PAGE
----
A new generation of optogenetic tools for research and medicine
Project team with participation of Humboldt University receives ERC Synergy Grant
The European Research Council (ERC) is providing 10 million euros in funding for an interdisciplinary, collaborative project to structurally and biophysically analyze selected photo-receptors and develop them into “OptoGPCRs”, light-controlled molecular switches with a wide range of applications in biology and medicine. The ERC Synergy Grant team consists of corresponding PI Gebhard Schertler head of the Division of Biology and Chemistry at Paul Scherrer Institute (PSI, Switzerland), and his colleagues Peter Hegemann (Humboldt University of Berlin, Germany & NeuroCure PI), Sonja Kleinlogel (University of Bern, Switzerland) and Rob Lucas (University of Manchester, UK). Together they will demonstrate how OptoGPCRs can revolutionize our ability to control a wide variety of complex cellular processes with light.
“I congratulate the researchers and especially Mr. Hegemann very warmly on this great success. Synergy Grants are awarded for projects that substantially expand the frontiers of existing knowledge. This applies to Hegemann's research without a doubt. The development of light-controlled G-protein coupled receptors can revolutionize our understanding of the interaction of complex cellular processes,” says Prof. Peter A. Frensch, Vice President for Research at Humboldt University of Berlin.
The project funded by the ERC Synergy Grant “Switchable rhodOpsins in Life Sciences” - SOL is based on so-called bistable rhodopsins. Rhodopsins belong to the class of so-called G protein coupled receptors (GPCRs). There are hundreds of different GPCRs activating a variety of different G proteins and they play an important role in cell signaling in almost any cell type. Not surprisingly, they are the targets of a large variety of pharmaceuticals. Rhodopsins are light activated GPCRs, best known for their role as light receptors in the retina of the human eye. The vision receptors in our eyes lose their light-sensor, the vitamin A derivate retinal, upon activation and must be “re-assembled” in order to accept photons (light) again. Bistable rhodopsins however, keep their retinal and can in principle be activated and de-activated by multiple flashes of light without requiring any assembly, acting as true biological “switches”.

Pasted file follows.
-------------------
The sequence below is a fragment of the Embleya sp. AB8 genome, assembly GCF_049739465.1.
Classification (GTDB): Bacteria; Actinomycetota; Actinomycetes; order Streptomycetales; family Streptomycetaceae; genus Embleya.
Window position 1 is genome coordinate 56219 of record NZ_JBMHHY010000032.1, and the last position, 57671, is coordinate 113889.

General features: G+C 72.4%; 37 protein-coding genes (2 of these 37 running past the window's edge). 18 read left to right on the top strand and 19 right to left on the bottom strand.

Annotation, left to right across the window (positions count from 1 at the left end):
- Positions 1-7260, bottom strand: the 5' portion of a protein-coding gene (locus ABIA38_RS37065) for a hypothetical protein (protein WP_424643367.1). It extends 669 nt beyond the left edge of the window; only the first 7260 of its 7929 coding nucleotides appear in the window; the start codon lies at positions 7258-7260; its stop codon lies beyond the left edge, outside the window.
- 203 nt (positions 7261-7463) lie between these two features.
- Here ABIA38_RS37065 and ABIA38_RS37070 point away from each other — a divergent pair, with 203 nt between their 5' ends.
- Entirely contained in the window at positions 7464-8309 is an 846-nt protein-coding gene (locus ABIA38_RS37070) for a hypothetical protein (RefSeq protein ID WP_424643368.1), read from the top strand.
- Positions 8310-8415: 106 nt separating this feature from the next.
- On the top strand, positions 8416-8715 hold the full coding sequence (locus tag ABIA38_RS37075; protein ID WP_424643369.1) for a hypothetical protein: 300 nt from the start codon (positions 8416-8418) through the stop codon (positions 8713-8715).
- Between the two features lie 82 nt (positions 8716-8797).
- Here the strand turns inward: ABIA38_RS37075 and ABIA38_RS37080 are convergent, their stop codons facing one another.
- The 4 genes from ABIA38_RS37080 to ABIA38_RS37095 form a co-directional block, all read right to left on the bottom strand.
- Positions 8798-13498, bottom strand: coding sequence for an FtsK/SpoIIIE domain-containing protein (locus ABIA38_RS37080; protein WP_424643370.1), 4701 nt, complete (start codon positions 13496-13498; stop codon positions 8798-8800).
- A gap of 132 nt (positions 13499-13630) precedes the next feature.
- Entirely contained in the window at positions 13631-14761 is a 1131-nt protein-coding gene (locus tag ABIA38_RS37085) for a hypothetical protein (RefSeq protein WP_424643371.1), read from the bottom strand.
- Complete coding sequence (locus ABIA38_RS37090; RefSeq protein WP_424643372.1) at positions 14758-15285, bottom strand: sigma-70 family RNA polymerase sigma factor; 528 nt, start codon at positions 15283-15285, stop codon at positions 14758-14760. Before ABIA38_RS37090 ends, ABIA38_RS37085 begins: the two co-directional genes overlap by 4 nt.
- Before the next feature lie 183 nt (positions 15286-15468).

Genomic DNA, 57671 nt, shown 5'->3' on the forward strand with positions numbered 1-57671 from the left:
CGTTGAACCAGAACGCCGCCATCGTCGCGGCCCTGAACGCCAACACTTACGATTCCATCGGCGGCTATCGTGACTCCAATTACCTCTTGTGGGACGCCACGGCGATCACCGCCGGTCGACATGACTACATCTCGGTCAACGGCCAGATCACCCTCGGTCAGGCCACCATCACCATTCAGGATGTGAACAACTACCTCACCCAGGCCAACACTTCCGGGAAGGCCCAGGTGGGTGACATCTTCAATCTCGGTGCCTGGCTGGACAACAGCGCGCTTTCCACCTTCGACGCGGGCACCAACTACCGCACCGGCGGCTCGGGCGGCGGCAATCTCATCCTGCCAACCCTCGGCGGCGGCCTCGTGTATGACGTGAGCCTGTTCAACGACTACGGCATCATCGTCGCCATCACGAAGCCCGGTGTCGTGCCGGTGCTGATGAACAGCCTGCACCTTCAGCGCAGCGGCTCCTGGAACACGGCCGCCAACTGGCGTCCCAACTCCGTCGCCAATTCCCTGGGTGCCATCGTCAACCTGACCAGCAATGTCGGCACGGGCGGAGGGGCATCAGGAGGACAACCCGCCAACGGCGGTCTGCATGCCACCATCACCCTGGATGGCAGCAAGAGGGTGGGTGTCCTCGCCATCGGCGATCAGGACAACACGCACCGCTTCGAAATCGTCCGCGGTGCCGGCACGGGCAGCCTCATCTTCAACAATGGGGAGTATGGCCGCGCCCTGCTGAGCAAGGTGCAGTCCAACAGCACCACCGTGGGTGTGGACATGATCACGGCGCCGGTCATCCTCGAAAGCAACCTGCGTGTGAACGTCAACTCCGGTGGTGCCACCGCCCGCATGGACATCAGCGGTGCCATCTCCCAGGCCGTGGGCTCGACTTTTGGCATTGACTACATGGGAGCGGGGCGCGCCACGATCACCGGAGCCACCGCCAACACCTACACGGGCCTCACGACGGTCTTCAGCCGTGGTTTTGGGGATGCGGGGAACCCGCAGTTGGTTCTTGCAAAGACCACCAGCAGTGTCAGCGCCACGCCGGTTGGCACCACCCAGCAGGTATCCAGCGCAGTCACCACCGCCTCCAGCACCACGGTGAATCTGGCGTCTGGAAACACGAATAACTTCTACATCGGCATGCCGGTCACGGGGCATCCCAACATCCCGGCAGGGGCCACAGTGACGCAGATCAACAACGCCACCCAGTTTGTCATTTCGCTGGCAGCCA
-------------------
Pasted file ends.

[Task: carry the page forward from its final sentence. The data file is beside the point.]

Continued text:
Using light to “switch” a cellular process on and off
"Our consortium pursues three main goals," says ETH professor Gebhard Schertler. "First, we want to elucidate the structure of the bistable rhodopsins in order to better understand how they function". Second, the researchers will use molecular biological methods to create bistable rhodopsins with novel properties which can be turned on and off by light of different wavelengths and effectively mimic the signaling effect of other GPCRs. "This will enable us to turn any G protein mediated signaling process in any cell type ON and OFF by light of a specific color", Schertler explains. “Our third goal is to use these switches to study the effect of G protein signaling in animals and to use this knowledge for the development of gene-therapeutics against human diseases.”
The second optogenetic revolution
The conception of the first generation of Optogenetics introduced a revolutionary concept in modern life sciences and provided an outstanding example how the basic research on molecular properties of proteins can translate into a practical application in cellular and animal systems. Optogenetics already had an enormous impact in neuro-sciences. However, it is so far limited to light-gated ion channels restricting its application essentially to stimulation of nerve cells. This has prevented a wide-spread application of this technology in the life sciences. So far, attempts to extend the range of optogenetic tools towards the photo-control of cellular receptors such as GPCR have failed. The combined synergistic and interdisciplinary expertise of Gebhard Schertler, an expert in structural characterization of these receptors, Peter Hegemann, a founding father of the first optogentic tools with an unmatched knowledge in biophysical characterization of photoreceptors, Rob Lucas, a world-leading expert on bi-stable rhodopsins in mammals and an expert in cellular assays, and Sonja Kleinlogel, a pioneer in gene-therapy using optogenetics, will provide the opportunity to deliver a toolbox of light controlled cellular receptors with wide-spread applications in biology and medicine.
This ERC Synergy Grant, funded by the European Union over a period of six years has therefore a realistic chance to become the catalyst for a “second optogenetic revolution” with PSI as leading house playing a pivotal role in moving the boundaries of modern life sciences.
Source: Press Release HU
Prof. Dr. Peter Hegemann
Institute for Biology
Humboldt University of Berlin
NeuroCure Cluster of Excellence